A 19-year-old female has multiple presentations to emergency department with recurrent abdominal pain. During her third presentation, the radiological features were suggestive of high-grade small bowel obstruction in a virgin abdomen. A diagnostic laparoscopy has been performed. The intraoperative findings include a band adhesion between omentum and small bowel mesentery, and perihepatic adhesions consistent with Fitz-Hugh-Curtis syndrome. The histopathology from a biopsy of the macular lesions of the abdominal wall showed endosalpingiosis. The postoperative high vaginal swab was positive for Chlamydia trachomatis. The underlying cause of her small bowel obstruction could be due to pelvic inflammatory disease, Fitz-Hugh-Curtis syndrome, or endosalpingiosis. We aimed to create awareness amongst readers that small bowel obstruction in young female patients with no prior abdominal surgery is possible and often difficult to diagnose immediately.

1. Introduction

A small bowel obstruction in a virgin abdomen is rare and has to be treated with caution. The potential underlying causes include but not limited to internal hernia, congenital adhesions, endometriosis, and pelvic inflammatory disease. In this case report, we will discuss about the presentation of a young female patient to the hospital, the investigations involved and the management plans. We will also discuss in detailed about Fitz-Hugh-Curtis syndrome, endosalpingiosis, and pelvic inflammatory disease in the context of small bowel obstruction.

2. Case Report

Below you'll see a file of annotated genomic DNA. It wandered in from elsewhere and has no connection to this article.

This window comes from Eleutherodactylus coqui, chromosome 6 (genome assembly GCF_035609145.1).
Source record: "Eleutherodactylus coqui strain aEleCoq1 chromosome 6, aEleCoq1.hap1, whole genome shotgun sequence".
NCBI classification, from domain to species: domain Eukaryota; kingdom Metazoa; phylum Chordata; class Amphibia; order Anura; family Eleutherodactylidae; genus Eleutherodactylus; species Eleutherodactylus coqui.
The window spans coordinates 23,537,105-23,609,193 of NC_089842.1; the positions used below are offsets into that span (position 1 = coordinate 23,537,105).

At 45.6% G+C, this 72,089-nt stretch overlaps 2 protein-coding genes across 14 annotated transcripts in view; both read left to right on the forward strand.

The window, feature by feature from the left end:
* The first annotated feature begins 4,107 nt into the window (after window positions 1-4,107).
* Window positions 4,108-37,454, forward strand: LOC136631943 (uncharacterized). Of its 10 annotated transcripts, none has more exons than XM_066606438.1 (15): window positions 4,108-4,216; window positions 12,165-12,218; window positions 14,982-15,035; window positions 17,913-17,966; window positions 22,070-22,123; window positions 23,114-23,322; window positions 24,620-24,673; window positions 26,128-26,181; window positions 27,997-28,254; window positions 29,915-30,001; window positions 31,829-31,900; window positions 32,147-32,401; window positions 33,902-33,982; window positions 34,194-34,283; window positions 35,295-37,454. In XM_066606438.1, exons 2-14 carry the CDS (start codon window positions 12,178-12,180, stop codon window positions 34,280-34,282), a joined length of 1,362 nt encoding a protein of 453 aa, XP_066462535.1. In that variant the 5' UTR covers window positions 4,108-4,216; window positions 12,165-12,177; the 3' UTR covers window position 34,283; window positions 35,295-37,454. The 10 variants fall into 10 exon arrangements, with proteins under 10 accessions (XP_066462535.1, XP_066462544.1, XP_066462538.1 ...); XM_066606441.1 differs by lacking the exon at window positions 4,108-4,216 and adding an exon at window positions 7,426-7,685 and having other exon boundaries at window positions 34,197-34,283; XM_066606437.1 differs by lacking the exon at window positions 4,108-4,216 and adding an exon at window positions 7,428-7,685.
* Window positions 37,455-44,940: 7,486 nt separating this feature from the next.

In this report, we describe a case of a 19-year-old female who presented to a regional hospital emergency department with increasing colicky abdominal pain, describing at least seven days of obstipation, intolerance to oral intake, and multiple large amounts of vomits. This was her third presentation within nine days. On this occasion, the general surgery service was consulted, and the computed tomography of the abdomen and pelvis with intravenous contrast was performed. Imaging demonstrated a high-grade small bowel obstruction (SBO) with a transition point in the pelvis.

The patient’s medical history included primary dysmenorrhea. She tried oral contraceptive pills and Implanon but tolerated them poorly to their effect on mood. A recent gynaecological endocrine panel was unremarkable. She was on the waitlist for a diagnostic laparoscopy to investigate for suspected endometriosis. The previous sexually transmitted infection (STI) screening was reported to be negative. She had not had any abdominal operations and did not take any regular medications.

After gastric decompression and intravenous fluid resuscitation, the patient was transferred to a tertiary referral hospital and proceeded to diagnostic laparoscopy. Operative findings were of dilated loops of small bowel with a band adhesion caused by the omentum adhered to small bowel mesentery (Figure 1). There were also nonobstructing inflammatory adhesions between small bowel loops in the pelvis and perihepatic adhesions involving the left and right lobes of the liver (Figure 2). This was consistent with Fitz-Hugh-Curtis syndrome. Additionally, there were macular lesions on the right abdominal wall and pelvic sidewall (Figure 3) and mixed dark and clear vesicular lesions on the small bowel mesentery. The omental adhesion was divided with diathermy. The small bowel was inspected from duodenojejunal flexure to terminal ileum, demonstrating viable decompressed bowel and no other pathology.